Even after years, the sheer scope and imagination of Ninja Scroll‘s vision still manages to astound – leaving little doubt of its influential power.
Set in feudal Japan, it follows Jubei, a lone ninja-for-hire whose particular set of skills sees him caught up in a mission he, literally, can’t refuse. Forced into an uneasy alliance with love-interest Kagero, they must stop the Eight Devils of Kimon – nasty demon ninja types – from overthrowing the Shogun and conquering Japan.
It’s a relatively simple setup, but one that soon becomes convoluted to the point where you’re merely along for the ride. That’s no bad thing, though, when the ride is this dazzlingly violent. A rare case of style hacking substance to death.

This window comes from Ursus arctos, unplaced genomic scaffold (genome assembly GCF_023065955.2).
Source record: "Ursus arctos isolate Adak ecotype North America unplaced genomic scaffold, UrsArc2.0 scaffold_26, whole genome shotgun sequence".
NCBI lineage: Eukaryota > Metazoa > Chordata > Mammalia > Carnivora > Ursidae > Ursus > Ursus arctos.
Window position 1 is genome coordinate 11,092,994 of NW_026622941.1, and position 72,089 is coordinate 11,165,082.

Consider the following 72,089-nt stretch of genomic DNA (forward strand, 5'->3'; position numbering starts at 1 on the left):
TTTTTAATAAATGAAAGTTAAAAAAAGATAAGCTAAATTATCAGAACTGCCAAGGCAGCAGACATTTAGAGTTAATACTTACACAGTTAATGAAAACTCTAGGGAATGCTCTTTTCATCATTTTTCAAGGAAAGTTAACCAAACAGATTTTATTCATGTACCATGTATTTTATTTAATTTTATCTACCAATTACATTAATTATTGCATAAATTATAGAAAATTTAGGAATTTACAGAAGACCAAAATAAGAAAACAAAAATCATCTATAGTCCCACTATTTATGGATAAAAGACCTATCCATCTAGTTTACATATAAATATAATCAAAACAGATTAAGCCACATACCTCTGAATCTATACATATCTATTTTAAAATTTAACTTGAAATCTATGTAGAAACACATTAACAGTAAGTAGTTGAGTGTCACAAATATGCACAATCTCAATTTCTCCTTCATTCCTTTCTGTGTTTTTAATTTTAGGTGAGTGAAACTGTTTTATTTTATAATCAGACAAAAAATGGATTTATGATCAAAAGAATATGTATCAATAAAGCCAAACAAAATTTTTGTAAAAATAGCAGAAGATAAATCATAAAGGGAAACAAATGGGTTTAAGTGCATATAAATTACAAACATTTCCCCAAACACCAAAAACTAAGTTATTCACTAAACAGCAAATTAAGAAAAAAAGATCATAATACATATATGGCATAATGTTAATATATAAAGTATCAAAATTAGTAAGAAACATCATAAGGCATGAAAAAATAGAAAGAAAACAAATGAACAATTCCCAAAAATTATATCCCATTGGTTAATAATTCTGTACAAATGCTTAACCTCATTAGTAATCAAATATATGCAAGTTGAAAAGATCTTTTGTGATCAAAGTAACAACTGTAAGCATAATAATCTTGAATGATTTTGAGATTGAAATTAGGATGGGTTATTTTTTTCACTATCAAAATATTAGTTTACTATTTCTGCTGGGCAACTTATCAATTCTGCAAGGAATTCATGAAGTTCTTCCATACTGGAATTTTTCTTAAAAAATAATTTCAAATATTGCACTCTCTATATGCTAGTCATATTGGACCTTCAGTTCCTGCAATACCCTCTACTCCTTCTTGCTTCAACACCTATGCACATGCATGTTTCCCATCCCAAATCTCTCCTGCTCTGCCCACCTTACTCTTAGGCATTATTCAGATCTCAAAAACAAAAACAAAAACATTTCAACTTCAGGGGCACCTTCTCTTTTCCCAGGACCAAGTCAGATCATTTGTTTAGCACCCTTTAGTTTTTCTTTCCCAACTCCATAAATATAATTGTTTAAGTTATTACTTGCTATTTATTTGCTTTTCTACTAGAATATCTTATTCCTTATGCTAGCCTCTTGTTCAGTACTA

For the romance between Jubei and Kagero may hold an interesting twist on the concept of forbidden love, but Ninja Scroll‘s joy is not to be found in the script – which, with its adult themes of massacre and sexual assault, feels inappropriately hammy at times. Instead, it’s the action sequences – masterfully directed by writer, Yoshiaki Kawajiri – that drops jaws.
Slick, gory and effortlessly exciting, each fight is infused with a supernatural sense of chaos and event – something helped, of course, by Ninja Scroll‘s central blend of sword-and-sorcery.
Indeed, it’s within this mix of fantasy and stylised ultra-violence that you can see the template that others such as Kill Bill and, perhaps its biggest legacy, the manga series Naruto, would go on to follow. The latter of which, in particular, borrows heavily from the grotesque, weird and wonderful Devils Of Kimon – perhaps the single biggest driving force behind what makes makes Ninja Scroll so unique.
After all: with a demon made of rock, a dwarf at one with wasps, a man able to merge into shadows, a woman who can manipulate gunpower and the snake-fused Benisato (an obvious influence for Naruto’s early villain, Orochimaru), Ninja Scroll‘s imagination burns as brightly as its blood.